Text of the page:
Many Topekans received their high school diplomas on its stage, and some took the Kansas Bar Exam in its basement. The facility housed the community Thanksgiving dinner and the Junior League Next-to-New sale. In June of 1966, it served as a shelter in the aftermath of the killer tornado that struck Topeka. It was the site of town meetings, political speeches and gubernatorial inaugurations.
During the 1951 Topeka Flood, the largest concentration of about 1,500, were fed, entertained and bedded down in the Municipal Auditorium, the emergency relief headquarters. The situation, which had resembled a fairly orderly dormitory Wednesday night when only North Topeka's and Shunganunga evacuees were on hand, turned into organized confusion Thursday evening as hundreds of Oakland and East Topeka residents registered for aid. By mid-afternoon, the auditorium facilities were taxed to the limit, and the 500-cot station at the Masonic Temple Building was full.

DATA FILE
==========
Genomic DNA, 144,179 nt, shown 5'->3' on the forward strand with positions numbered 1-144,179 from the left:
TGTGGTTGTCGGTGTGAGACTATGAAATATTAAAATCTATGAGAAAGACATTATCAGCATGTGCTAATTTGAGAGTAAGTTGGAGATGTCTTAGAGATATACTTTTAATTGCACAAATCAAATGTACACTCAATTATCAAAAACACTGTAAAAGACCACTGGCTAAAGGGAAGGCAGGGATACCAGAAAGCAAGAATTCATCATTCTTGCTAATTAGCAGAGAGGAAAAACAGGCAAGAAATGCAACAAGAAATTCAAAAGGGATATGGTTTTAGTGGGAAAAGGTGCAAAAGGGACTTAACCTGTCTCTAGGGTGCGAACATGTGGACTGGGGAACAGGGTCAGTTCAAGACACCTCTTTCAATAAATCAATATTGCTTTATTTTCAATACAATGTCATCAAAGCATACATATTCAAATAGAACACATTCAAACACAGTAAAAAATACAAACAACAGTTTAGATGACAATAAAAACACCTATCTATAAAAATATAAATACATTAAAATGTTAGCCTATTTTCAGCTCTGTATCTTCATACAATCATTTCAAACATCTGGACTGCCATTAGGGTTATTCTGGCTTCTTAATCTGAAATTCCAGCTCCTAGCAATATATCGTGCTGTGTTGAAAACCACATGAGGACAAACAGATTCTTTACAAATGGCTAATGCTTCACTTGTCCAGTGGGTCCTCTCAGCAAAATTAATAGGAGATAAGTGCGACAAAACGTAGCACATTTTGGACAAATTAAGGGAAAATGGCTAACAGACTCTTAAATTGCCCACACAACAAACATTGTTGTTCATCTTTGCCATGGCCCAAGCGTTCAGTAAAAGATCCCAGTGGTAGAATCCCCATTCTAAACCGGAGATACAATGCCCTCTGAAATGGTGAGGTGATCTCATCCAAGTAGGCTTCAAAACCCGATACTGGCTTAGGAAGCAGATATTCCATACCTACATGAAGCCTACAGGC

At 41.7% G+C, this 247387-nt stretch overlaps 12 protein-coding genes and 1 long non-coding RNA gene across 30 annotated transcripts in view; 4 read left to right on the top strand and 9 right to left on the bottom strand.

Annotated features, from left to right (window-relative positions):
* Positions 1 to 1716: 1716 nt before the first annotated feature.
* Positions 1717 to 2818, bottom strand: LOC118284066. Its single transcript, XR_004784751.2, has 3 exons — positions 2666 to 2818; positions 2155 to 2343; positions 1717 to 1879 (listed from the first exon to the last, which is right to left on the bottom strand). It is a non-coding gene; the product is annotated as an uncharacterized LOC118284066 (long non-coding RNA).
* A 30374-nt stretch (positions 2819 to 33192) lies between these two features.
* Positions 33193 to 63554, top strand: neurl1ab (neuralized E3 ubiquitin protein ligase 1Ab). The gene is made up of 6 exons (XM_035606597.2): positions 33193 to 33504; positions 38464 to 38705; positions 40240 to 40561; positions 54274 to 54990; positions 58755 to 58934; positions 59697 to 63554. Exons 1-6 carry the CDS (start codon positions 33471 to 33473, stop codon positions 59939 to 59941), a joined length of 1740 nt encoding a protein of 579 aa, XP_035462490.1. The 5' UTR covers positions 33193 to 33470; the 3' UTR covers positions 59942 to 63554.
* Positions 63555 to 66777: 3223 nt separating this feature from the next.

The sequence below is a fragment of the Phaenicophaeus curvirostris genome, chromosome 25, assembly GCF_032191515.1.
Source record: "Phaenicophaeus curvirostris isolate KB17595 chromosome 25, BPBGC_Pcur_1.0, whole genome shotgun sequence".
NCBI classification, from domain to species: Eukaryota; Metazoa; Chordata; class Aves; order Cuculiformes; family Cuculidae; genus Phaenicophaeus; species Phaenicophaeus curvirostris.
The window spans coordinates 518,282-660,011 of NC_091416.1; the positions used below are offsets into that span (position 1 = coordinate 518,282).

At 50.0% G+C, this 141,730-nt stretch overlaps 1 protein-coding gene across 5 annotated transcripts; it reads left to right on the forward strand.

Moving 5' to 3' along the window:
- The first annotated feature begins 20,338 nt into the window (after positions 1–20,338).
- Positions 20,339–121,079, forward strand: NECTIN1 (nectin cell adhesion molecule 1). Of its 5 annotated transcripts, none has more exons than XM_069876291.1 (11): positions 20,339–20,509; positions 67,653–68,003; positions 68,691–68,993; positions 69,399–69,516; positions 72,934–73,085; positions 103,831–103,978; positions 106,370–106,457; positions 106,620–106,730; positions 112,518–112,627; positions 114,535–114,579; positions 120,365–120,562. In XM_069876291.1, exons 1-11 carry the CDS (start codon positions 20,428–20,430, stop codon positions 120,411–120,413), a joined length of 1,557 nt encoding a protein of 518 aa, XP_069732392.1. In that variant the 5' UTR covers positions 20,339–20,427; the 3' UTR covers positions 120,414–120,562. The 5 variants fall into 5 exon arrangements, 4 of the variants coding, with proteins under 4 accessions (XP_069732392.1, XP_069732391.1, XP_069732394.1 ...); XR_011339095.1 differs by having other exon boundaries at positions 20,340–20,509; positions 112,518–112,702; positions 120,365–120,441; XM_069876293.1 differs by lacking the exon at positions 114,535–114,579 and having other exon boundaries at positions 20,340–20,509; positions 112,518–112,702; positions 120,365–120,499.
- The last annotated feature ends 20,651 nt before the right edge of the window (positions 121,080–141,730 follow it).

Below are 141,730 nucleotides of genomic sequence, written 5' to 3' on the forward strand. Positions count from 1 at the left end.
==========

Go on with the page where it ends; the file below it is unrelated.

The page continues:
Topeka GrewAs the center of population in Topeka grew south and west, so did the center of activity. In 1987, the Kansas Expocentre opened, and once the proud Municipal Auditorium seemed to have been replaced. On September 25, 1987, in vaudeville style, Max Morath performed the closing performance in the Municipal, appropriately titled "I'm Living a Ragtime Life,"
a selection from the 1900 opening, featuring the art slide collection of Topeka historian John Ripley. What transpired next would open a new chapter for entertainment in the capital city of Kansas.
The RenovationIn 1985 a task force of private citizens, with the support of Mayor Doug Wright and City officials, pursued the possible renovation of the Municipal Auditorium into a performing arts facility because the new Expocentre, which lacked a permanent stage, did not lend itself to such programs. With architects, designers and engineers, the Auditorium was inspected and found to be structurally sound.
In 1987, the task force presented a proposal for a $5 million renovation that would result in an auditorium suitable for Broadway touring companies, world-class orchestras, and major dance companies. A first-of-a-kind public/private partnership was formed, with the City funding $2.5 million, and the balance to be raised from corporations, foundations and individuals from within the community.
The highly successful capital campaign raised $2.7 million, led by the naming gift of $500,000 from Andrew J. and Georgia Neese Gray. The general contractor for the renovation was Murray and Sons Construction Co., Inc. of Topeka.